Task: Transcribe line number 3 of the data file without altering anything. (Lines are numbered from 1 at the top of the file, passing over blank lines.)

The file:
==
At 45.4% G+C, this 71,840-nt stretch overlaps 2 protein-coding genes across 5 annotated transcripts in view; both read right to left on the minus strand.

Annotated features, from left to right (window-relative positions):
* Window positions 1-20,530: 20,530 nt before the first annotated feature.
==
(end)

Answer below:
* Window positions 1-20,530: 20,530 nt before the first annotated feature.